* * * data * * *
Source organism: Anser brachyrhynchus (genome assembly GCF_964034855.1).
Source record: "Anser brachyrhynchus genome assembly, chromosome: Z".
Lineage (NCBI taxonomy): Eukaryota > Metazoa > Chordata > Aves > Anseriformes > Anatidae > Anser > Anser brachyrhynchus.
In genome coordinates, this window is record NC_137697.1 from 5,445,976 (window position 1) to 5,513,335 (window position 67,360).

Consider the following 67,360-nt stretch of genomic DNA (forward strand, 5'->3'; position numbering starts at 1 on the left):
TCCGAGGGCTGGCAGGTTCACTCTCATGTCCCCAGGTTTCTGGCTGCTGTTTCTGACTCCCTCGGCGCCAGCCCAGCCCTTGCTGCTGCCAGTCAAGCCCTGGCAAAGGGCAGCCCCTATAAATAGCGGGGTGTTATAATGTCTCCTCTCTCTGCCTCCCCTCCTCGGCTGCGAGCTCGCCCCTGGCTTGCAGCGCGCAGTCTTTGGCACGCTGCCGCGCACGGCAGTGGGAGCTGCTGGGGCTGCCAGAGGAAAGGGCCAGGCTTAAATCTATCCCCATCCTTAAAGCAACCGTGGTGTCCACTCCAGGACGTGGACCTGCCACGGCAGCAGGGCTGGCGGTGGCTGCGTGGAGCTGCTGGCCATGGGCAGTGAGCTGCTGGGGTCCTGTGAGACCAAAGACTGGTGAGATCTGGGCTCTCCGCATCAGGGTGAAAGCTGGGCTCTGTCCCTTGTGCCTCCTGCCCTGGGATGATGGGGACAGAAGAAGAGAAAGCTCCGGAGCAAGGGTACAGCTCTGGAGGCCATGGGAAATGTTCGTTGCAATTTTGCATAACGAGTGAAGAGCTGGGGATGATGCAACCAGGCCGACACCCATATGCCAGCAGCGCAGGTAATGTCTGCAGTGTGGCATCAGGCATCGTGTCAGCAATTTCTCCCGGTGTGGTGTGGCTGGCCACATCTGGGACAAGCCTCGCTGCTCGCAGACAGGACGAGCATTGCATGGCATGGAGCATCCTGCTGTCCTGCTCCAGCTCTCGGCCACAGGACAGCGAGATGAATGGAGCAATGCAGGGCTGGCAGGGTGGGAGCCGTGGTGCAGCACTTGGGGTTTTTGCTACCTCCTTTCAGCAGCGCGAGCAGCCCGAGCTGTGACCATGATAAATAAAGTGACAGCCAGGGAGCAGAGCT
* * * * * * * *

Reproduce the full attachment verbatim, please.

Source organism: Anser brachyrhynchus (genome assembly GCF_964034855.1).
Source record: "Anser brachyrhynchus genome assembly, chromosome: Z".
Lineage (NCBI taxonomy): Eukaryota > Metazoa > Chordata > Aves > Anseriformes > Anatidae > Anser > Anser brachyrhynchus.
In genome coordinates, this window is record NC_137697.1 from 5,445,976 (window position 1) to 5,513,335 (window position 67,360).

Consider the following 67,360-nt stretch of genomic DNA (forward strand, 5'->3'; position numbering starts at 1 on the left):
TCCGAGGGCTGGCAGGTTCACTCTCATGTCCCCAGGTTTCTGGCTGCTGTTTCTGACTCCCTCGGCGCCAGCCCAGCCCTTGCTGCTGCCAGTCAAGCCCTGGCAAAGGGCAGCCCCTATAAATAGCGGGGTGTTATAATGTCTCCTCTCTCTGCCTCCCCTCCTCGGCTGCGAGCTCGCCCCTGGCTTGCAGCGCGCAGTCTTTGGCACGCTGCCGCGCACGGCAGTGGGAGCTGCTGGGGCTGCCAGAGGAAAGGGCCAGGCTTAAATCTATCCCCATCCTTAAAGCAACCGTGGTGTCCACTCCAGGACGTGGACCTGCCACGGCAGCAGGGCTGGCGGTGGCTGCGTGGAGCTGCTGGCCATGGGCAGTGAGCTGCTGGGGTCCTGTGAGACCAAAGACTGGTGAGATCTGGGCTCTCCGCATCAGGGTGAAAGCTGGGCTCTGTCCCTTGTGCCTCCTGCCCTGGGATGATGGGGACAGAAGAAGAGAAAGCTCCGGAGCAAGGGTACAGCTCTGGAGGCCATGGGAAATGTTCGTTGCAATTTTGCATAACGAGTGAAGAGCTGGGGATGATGCAACCAGGCCGACACCCATATGCCAGCAGCGCAGGTAATGTCTGCAGTGTGGCATCAGGCATCGTGTCAGCAATTTCTCCCGGTGTGGTGTGGCTGGCCACATCTGGGACAAGCCTCGCTGCTCGCAGACAGGACGAGCATTGCATGGCATGGAGCATCCTGCTGTCCTGCTCCAGCTCTCGGCCACAGGACAGCGAGATGAATGGAGCAATGCAGGGCTGGCAGGGTGGGAGCCGTGGTGCAGCACTTGGGGTTTTTGCTACCTCCTTTCAGCAGCGCGAGCAGCCCGAGCTGTGACCATGATAAATAAAGTGACAGCCAGGGAGCAGAGCT